EURO BEAT: Gèrard Depardieu Slams DSK, Plus Controversy Over Another Serbian Film

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EURO BEAT: Gèrard Depardieu Slams DSK, Plus Controversy Over Another Serbian Film

After confirming the mind-blowing news that he will be playing Dominique Strauss-Kahn in an Abel Ferrara-directed film chronicling the French politician's rape scandal, actor Gèrard Depardieu recently shared some blunt insight into his interpretation of the character. To wit:

"Because I don't like him, I'll do it," said Depardieu to Swiss Radio Television (RTS). Having said that, the actor then went to town on both Strauss-Kahn and also almost everybody in France. "I think he's a little like all of the French, a bit arrogant. I don't like the French very much...He's very French, arrogant and smug, so he's playable."

He went on to add that it wasn't Strauss-Kahn's compulsions that bothered him, but "the way he walks around with his hand in his pocket," which, taken idiomatically, goes back to arrogance. He'll be playing in Ferrara's film opposite Isabelle Adjani, and if this doesn't excite you, it's probably time you watched Andrej Zulawski's insane masterpiece, Possession.

In other news that confirms Depardieu has absolutely nothing left to prove, the actor showed up at a rally to endorse French right-wing candidate (and current president) Nicolas Sarkozy. But lest you think the actor who just said he didn't even like French people is going to read some publicist-penned endorsement, just get a load of this quote:

"Every time I ask Sarko to do something, he has responded straight away. When I had problems with one of my foreign businesses, he did everything he could to solve the problem straight away. When I call him, he calls me back within a quarter of an hour. He's the president of the republic, I'm just an actor, and he rings me straight away. He's extraordinary."

So there you have it -- Nicolas Sarkozy: Committed to labor reform, tough on immigration, and prompt about returning Gèrard Depardieu's phone calls.

Meanwhile, Serbian cinema is courting controversy again, but this time the film in question is a feel-good dramedy rather than an ultra-violent kid-rape free-for-all. It seems that the Catholic Church does not approve of Parade, a farce about a gay couple trying to hold a gay pride march in Belgrade, which won several awards at Berlinale. Not too surprising or even problematic, except that the church owns a major movie theater in Dubrovnik, Croatia, and is refusing to play the film. According to the website of the local diocèse, "The theme is contrary to the position of the Catholic Church on homosexuality."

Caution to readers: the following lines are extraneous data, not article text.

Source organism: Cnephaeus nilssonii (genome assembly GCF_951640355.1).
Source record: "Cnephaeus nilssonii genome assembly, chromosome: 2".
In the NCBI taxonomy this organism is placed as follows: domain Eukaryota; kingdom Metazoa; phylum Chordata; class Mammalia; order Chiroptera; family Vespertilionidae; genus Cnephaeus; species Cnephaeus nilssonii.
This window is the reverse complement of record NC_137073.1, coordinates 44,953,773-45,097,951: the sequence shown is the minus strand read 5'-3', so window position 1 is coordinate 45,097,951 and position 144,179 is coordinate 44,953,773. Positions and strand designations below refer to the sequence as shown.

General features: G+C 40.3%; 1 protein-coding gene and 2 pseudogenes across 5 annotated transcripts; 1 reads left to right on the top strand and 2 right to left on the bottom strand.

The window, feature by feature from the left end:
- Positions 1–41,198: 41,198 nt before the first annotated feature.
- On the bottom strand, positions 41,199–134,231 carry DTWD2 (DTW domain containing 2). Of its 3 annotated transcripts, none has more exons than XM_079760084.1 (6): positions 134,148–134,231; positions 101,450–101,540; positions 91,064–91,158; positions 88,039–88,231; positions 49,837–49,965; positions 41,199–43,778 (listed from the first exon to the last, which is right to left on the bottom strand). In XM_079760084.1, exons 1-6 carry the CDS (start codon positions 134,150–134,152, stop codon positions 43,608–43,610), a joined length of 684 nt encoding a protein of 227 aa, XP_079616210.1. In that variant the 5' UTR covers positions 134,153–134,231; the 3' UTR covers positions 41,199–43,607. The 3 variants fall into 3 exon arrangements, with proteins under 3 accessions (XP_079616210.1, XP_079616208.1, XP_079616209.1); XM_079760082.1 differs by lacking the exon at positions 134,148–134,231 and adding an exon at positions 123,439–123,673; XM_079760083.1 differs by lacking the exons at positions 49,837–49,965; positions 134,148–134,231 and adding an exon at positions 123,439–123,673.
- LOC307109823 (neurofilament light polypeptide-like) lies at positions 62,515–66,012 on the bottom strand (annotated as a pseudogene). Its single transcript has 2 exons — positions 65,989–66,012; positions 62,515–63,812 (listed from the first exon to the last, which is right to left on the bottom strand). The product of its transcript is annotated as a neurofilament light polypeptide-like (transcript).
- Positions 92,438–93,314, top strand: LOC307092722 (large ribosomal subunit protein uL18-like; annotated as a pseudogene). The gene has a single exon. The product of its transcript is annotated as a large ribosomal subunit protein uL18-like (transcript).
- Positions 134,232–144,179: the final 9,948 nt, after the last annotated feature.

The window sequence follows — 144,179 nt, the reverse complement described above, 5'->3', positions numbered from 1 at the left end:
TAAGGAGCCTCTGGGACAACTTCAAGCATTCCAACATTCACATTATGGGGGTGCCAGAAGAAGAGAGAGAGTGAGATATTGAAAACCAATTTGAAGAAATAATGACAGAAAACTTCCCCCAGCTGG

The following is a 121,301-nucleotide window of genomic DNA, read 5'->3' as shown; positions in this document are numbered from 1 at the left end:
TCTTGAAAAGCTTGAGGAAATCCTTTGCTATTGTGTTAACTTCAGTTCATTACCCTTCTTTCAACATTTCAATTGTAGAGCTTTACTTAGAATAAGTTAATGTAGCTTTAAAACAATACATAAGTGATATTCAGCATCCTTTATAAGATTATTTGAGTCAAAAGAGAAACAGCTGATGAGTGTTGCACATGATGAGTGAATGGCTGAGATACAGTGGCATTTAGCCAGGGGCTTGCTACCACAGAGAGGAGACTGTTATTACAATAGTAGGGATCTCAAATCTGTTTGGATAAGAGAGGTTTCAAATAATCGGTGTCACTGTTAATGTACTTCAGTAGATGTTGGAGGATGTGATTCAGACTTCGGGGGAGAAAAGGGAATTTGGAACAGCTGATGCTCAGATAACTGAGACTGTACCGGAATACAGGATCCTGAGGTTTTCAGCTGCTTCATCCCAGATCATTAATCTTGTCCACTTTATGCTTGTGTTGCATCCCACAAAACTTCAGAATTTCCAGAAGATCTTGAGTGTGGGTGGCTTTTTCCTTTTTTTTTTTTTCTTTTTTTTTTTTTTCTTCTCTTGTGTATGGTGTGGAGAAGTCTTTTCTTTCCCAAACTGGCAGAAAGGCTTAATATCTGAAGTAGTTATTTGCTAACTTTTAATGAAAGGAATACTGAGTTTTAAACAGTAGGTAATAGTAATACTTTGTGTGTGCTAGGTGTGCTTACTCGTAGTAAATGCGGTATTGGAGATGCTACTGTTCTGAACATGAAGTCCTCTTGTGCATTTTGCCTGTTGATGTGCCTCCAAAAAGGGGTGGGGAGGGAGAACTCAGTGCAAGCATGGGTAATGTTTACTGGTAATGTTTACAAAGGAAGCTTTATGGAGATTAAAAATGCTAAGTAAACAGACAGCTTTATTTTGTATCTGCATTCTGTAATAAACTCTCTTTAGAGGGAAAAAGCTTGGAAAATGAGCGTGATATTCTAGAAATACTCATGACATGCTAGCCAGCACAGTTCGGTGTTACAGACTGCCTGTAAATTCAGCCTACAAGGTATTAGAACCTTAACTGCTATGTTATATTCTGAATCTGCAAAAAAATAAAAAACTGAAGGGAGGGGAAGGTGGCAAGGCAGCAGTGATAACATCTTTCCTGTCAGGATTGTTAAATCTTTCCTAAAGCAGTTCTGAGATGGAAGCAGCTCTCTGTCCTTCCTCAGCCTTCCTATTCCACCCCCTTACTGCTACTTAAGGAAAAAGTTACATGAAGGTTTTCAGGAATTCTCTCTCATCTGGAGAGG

Despite this condemnation in a mostly Catholic country, the film is still doing quite well at the box-office in the Balkan region, and the mayor of Dubrovnik says the film will play in a municipal building after construction finishes in three weeks. Still, while we continue to bemoan the inconsistent and often unfair standards of the MPAA, let's all take a moment and appreciate the fact that at least no major religions own any movie chains in the United States.

In brighter news, the UK has named Benjamin Roberts, current CEO of Protagonist Pictures, as head of the British Film Institute Film Fund. Seems like a promising choice, since, having overseen the release of films like Kill List, In the Loop and Tyrannosaur, Roberts likely won't shy away from challenging or edgy material. In other British film-funding news, Creative England is now accepting submissions for their low-budget film initiative, Ifeatures 2. The project, in partnership with BBC and the BFI film fund, will support development and production of three features set in England, each with a budget of less than £350,000.

At the box office, several locally-made films bested American blockbusters in Europe this week. In Denmark, Hvidsten Gruppen, which somehow translates to The Village: One Family's Sacrifice will let a Country Live in English, took the top spot with a respectable 1.2 million dollar gross. Based on a true story, the movie follows a family of innkeepers who take up arms against the Nazis during the Denmark occupation. In France, poster controversy couldn't keep The Players down - The raunchy comedy with Jean Dujardin sold the most tickets for the third week in a row, bringing its total gross to around $13 million (and growing). And, in completely unsurprising news, Germany still loves The Intouchables, which has now grossed over $60 million since opening there last month.

John Carter took the number one spot in nearly every other country, but, unfortunately for Disney, this doesn't amount to much financially without France and Germany in the picture. It pulled in a decent $3.1 million in the UK (which is still less than it took at the number two spot in France), but most of the other countries it won weren't so robust. So while it sounds nice to note that the troubled film finished first place in the UK, Belgium, Greece, Hungary, The Netherlands and Norway, the picture is less impressive when you consider that in, for example, Belgium, the number one spot means a take of less than $1 million. But who knows, maybe it can hold on... as long as The Intouchables doesn't expand to any other countries.

(Photograph by: PHILIPPE DESMAZES, AFP/Getty Images)

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